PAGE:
“It really means a lot to be part of such a great organization that is willing to help,” says Dr. Dhungana. “The support of the community has been great, too. We held a press conference regarding what I am attempting to do in Nepal and that was well covered in the news.” In addition, the hospital quickly organized a bake sale at which they collected donations totaling more than $14,000.
“Part of my work in Nepal will be to organize the funds that we have and figure out how they are going to be used,” says Dr. Dhungana, who has been reading up on mistakes made in the response to the massive Haitian earthquake in 2010. “That relief effort was not well organized and there was a lot of duplication. We want to make sure that doesn’t happen in Nepal. We want to have a sense of what the long-standing needs are going to be.”
Although Nepal is prone to earthquakes, Dhungana, says the only quake he ever experienced was a barely felt tremor during his training in New York. He is, however, not a total stranger to the pressures of disaster medicine. Dhungana was an intern in the ICU at a New York hospital when Hurricane Sandy hit in 2012. When other area hospitals were flooded, his had to handle the massive overflow of patients.
“Obviously, it is very different from responding to an earthquake in Nepal, but it was similar in that we had to handle a lot of patients very quickly,” he says. “We worked 40 hours straight.”
While Dr. Dhungana spends the month of May in Nepal doing what he can to help, the hospital’s remaining Nepali doctors are working together to “hold down the fort” at home in Rapid City.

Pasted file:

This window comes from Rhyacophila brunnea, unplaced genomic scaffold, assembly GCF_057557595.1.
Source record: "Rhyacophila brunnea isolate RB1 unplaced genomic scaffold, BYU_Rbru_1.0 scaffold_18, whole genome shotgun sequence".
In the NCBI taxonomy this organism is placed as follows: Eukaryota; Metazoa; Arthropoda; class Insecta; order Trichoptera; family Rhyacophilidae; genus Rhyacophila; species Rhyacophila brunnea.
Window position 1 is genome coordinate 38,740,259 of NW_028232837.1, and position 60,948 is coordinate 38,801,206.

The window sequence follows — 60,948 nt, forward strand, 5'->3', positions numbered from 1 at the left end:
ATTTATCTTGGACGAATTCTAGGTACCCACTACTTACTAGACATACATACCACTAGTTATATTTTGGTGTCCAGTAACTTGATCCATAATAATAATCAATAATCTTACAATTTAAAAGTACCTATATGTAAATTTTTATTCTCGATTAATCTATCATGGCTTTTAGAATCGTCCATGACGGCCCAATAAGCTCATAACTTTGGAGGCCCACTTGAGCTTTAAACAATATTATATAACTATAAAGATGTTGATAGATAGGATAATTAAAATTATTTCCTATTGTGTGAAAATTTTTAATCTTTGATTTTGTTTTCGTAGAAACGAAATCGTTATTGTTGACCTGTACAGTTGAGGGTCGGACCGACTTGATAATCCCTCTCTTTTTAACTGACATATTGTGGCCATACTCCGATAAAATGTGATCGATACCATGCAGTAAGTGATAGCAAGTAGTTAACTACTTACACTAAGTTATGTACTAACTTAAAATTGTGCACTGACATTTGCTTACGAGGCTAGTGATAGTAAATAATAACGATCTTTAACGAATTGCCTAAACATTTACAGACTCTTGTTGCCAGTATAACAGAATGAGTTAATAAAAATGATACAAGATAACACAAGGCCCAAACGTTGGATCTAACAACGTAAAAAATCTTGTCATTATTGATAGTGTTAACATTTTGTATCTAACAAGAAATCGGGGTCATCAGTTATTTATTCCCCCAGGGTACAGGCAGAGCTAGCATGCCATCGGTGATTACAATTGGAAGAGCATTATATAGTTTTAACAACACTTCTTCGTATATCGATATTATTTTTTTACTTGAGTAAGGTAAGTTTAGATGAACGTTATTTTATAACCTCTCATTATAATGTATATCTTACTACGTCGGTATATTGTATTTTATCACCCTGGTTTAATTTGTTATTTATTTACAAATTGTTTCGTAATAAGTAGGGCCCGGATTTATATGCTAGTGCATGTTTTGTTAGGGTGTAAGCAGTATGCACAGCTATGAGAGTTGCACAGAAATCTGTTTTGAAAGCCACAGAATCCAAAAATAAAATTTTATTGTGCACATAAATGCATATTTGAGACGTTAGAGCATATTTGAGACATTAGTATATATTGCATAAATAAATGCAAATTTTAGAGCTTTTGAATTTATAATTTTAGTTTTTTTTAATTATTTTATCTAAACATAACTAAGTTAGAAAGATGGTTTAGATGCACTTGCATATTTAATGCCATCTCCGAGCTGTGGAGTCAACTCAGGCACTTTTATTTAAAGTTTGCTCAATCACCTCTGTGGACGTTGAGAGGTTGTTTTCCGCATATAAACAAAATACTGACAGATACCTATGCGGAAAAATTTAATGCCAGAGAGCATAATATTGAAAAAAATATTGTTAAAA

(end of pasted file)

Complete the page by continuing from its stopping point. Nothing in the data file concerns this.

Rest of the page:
At Home in Rapid City
One of those who will stay behind for now is Dr. Pushpa Poudel. Dr. Poudel was the first Nepali physician to come to Rapid City in 2010. He quickly spread the word to his colleagues about the beauty, and seclusion of what he calls this “secret place”.
“I was looking for a place that reminded me of Nepal and that had some openings,” says Dr. Poudel, who did his training in Brooklyn. “Though Rapid City is far away from Nepal, it is very spacious like Nepal. It is beautiful and mountainous. There is not much crime. The people are nice. So I invited more friends and more friends.”
Those friends now include ten RCRH hospitalists, a cardiologist, and a nephrologist. Several are raising families in the Rapid City area and three have even started a Nepali restaurant together. Although they are still far from home, Poudel says the camaraderie of Nepali colleagues and the support of RCRH makes the distance easier to manage.
Dr. Poudel’s mother and married brother still live in Nepal. None of the family was hurt by the earthquake and the house, which was newly built, sustained only minor damage. Eventually, he, too, hopes to go home to do what he can to help. In the meantime, both doctors say they are grateful for the support of the hospital they call their professional home.
“We love the hospital and the mountains remind us of home,” says Dr. Dhungana. “Most of us live in the valley.”
“The fact that the hospital would have the bake sale and gather contributions, it really encourages us,” says Dr. Poudel. “It makes us feel happy and important. This makes us feel like we are not alone.”